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|NUMBER 183||THE NEWSPAPER OF EDUCATION RIGHTS||APRIL 2001|
|Appeals Court Affirms Students' Free Speech|
In ruling for the plaintiffs, the three-judge panel unanimously found no "harassment exemption" to the First Amendment's free-speech clause. The court specifically objected to the policy's inclusion of a "catch-all" category called "other personal characteristics," which covered appearance, clothing, hobbies, values, and social skills.
"By prohibiting disparaging speech directed at a person's 'values,' the policy strikes at the heart of moral and political discourse - the lifeblood of constitutional self-government (and democratic education) and the core concern of the First Amendment," the court ruled in its 29-page opinion. "That speech about 'values' may offend is not cause for its prohibition, but rather the reason for its protection: a principal function of free speech under our system of government is to invite dispute. No court or legislature has ever suggested that unwelcome speech directed at another's 'values' may be prohibited under the rubric of anti-discrimination."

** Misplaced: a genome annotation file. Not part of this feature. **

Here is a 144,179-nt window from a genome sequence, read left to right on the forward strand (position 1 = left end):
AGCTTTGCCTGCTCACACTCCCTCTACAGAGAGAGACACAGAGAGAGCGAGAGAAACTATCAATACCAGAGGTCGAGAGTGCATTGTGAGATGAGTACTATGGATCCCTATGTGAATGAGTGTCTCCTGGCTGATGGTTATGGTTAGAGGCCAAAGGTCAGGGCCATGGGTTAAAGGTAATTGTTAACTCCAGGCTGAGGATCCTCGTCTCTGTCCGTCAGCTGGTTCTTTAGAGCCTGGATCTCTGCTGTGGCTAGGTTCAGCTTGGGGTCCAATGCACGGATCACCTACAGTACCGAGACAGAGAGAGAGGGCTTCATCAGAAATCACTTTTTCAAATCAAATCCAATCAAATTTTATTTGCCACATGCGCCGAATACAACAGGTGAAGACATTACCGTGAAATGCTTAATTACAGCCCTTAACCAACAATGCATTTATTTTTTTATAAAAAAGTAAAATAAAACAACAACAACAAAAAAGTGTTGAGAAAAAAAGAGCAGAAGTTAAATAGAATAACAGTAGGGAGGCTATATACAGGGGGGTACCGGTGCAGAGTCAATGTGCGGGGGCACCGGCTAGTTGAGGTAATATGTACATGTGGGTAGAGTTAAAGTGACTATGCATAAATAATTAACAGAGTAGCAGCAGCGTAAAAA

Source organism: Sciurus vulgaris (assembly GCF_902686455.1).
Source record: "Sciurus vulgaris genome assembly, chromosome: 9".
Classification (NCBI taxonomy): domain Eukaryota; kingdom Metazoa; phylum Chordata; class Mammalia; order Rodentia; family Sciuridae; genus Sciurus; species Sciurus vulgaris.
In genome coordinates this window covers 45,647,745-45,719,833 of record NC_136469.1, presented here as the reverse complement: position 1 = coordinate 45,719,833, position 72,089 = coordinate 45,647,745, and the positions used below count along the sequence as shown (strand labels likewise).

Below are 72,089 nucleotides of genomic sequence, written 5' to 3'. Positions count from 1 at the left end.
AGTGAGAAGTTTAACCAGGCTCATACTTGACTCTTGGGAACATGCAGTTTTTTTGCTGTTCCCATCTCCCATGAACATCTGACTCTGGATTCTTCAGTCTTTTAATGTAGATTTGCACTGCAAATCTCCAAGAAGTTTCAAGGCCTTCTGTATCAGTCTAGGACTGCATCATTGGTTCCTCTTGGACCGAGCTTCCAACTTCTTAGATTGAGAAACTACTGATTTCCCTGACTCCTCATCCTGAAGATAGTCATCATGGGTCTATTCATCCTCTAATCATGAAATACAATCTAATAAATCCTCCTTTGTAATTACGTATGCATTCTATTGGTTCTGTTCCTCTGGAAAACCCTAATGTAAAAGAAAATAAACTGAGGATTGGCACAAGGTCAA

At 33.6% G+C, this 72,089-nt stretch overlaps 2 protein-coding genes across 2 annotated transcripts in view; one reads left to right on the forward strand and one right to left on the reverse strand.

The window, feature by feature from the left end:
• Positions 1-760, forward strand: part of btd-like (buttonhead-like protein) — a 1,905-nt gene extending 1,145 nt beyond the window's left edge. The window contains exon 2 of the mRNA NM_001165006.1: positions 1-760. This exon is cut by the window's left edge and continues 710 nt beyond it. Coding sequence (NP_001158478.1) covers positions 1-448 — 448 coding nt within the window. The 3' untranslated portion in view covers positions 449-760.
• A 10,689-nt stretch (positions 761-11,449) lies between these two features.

Saxe was represented by Attorney Brian J. Brown of the American Family Association Center for Law and Policy in Tupelo, Miss. Brown told the Washington Times (2-16-01) after the ruling: "This is a resounding bell of freedom ringing in Philadelphia, reaffirming that indeed, students do not leave their First Amendment rights at the schoolhouse gate. It's hard to get more Orwellian than the speech code that was struck down."
The decision is binding in Pennsylvania, New Jersey, Delaware and the U.S. Virgin Islands, but is expected to have national implications since many school districts across the country have adopted anti-harassment policies.